remembered rapture: the writer at work Paperback – Nov 15 1999
No Kindle device required. Download one of the Free Kindle apps to start reading Kindle books on your smartphone, tablet, and computer.
Getting the download link through email is temporarily not available. Please check back later.
To get the free app, enter your mobile phone number.
African American women writers, being both black and female, face challenges that the rest of us might never have even considered. While this essay collection is ultimately a celebration of the writing life and of the writers author bell hooks (who signs her name with lower-case letters) cites as inspirational, it also illuminates the issues she and other black women writers have to contend with in their careers. Hooks has been criticized for, among other things, being incredibly prolific (she has been called "the Joyce Carol Oates of black feminist writing") and for her scope: "Black writers," says hooks, "always have difficulty gaining recognition for a body of work if anything we do is eclectic." Though hooks does take her critics to task, she is more concerned with confronting a system that seems determined to work against black women--and other minority--writers. She is critical of publishers for throwing the largest advances and promotional efforts at white male authors. She complains that "when writers from marginalized groups do work that is truly marvelous," the literary establishment is likely to see that work as a "rare exception." And she even rails against black women writers themselves, saying that "Nothing diminishes our efforts to gain a greater hearing for nonfiction by black women more than the severe dismissals of this work by black women."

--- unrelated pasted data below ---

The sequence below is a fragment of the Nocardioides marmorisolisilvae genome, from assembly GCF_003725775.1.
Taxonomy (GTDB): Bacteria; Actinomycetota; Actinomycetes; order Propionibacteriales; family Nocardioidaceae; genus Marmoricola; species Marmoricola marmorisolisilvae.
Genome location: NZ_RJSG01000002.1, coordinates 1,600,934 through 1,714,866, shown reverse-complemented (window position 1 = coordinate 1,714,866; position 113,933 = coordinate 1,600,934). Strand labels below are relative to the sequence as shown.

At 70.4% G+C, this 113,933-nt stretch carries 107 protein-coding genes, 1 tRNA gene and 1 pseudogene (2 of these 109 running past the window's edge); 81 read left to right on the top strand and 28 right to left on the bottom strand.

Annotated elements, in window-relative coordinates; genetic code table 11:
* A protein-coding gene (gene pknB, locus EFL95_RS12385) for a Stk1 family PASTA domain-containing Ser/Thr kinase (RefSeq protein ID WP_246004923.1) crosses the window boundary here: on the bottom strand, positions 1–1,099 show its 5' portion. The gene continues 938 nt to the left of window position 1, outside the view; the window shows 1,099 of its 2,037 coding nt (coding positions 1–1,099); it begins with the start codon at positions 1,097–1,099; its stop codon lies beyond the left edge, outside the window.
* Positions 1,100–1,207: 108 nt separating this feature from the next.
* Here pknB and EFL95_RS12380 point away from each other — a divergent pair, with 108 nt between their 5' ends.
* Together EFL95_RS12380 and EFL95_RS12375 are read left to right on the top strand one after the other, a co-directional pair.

Autobiography is one form of writing that hooks feels is particularly difficult for black women writers, most of whom come from families that never previously "had to think about whether a relative would write something about their lives." In fact, she says, autobiographical writing is troublesome for writers who do not "come from class backgrounds where there are rituals of public confession like psychoanalysis." As a child, says hooks, "talking openly outside the family about any aspect of family life was considered a form of treason." Now, though her family is proud of her and pleased that she has not forsaken her origins, she says, "writing about my life has created an emotional distance between me and my parents. An intimacy we once shared is gone." --Jane Steinberg --This text refers to an out of print or unavailable edition of this title.